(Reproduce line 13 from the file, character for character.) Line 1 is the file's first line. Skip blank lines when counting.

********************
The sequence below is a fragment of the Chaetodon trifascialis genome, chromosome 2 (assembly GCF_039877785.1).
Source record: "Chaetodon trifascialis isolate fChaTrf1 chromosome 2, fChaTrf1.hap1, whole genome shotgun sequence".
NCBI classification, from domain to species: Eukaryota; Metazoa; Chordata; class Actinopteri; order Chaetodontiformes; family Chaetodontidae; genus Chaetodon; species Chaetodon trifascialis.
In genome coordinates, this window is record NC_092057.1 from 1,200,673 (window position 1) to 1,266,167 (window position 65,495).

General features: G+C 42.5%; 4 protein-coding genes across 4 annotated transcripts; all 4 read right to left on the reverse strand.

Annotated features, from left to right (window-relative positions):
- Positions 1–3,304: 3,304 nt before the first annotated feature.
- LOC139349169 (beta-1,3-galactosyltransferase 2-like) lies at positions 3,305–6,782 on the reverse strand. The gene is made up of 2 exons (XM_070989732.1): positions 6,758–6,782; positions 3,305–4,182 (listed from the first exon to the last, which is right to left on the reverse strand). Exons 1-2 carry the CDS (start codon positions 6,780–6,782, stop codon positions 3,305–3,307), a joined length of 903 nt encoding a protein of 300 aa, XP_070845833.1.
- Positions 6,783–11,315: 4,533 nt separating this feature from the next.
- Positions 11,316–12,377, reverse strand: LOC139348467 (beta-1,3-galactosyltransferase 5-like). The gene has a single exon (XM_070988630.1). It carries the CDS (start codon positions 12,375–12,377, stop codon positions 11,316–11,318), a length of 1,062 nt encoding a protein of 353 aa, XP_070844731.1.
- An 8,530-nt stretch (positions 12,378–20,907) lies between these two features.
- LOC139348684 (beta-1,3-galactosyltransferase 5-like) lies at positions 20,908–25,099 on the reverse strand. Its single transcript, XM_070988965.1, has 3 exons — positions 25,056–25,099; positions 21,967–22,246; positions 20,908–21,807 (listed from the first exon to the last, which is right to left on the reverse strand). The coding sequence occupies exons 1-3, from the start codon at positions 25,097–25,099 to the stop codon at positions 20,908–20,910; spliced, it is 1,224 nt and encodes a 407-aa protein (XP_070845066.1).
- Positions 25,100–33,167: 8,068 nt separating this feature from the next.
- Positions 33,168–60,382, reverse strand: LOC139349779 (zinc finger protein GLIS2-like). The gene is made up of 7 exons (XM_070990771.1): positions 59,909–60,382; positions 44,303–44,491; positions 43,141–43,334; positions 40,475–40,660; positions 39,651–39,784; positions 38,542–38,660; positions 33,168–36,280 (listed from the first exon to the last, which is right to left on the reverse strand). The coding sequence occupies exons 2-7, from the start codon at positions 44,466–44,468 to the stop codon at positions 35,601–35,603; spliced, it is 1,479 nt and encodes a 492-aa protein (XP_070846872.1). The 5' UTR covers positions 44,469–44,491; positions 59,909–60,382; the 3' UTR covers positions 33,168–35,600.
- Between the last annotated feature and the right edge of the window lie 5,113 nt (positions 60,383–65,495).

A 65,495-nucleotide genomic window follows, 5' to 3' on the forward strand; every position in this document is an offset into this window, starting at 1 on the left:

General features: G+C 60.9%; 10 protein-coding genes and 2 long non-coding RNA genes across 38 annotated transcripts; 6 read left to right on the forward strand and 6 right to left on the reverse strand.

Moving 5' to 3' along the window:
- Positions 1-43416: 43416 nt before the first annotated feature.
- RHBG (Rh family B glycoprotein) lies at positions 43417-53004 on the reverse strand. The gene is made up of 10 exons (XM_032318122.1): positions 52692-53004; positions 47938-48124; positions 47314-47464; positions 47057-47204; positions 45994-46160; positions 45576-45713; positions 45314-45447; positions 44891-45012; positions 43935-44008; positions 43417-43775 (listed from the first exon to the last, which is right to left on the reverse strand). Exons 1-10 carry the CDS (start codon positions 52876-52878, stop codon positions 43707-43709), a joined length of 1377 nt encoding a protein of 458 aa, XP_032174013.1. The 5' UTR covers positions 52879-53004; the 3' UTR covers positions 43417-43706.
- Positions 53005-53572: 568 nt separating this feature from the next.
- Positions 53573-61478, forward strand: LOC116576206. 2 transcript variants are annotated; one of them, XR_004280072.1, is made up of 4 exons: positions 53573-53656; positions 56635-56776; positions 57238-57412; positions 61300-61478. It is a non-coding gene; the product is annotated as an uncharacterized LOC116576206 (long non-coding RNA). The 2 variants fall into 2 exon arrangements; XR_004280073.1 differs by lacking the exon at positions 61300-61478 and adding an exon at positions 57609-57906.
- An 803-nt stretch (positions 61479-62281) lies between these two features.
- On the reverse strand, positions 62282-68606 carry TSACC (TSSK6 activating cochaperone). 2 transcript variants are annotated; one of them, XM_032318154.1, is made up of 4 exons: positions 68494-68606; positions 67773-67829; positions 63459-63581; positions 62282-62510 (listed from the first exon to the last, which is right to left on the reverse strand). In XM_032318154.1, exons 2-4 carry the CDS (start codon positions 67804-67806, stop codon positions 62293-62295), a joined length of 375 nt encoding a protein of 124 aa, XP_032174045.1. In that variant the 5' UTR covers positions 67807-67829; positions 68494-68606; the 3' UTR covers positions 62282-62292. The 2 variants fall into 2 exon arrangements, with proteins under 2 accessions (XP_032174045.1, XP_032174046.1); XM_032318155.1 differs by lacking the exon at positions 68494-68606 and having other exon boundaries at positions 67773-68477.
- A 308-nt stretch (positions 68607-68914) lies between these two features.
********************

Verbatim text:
- Positions 25,100–33,167: 8,068 nt separating this feature from the next.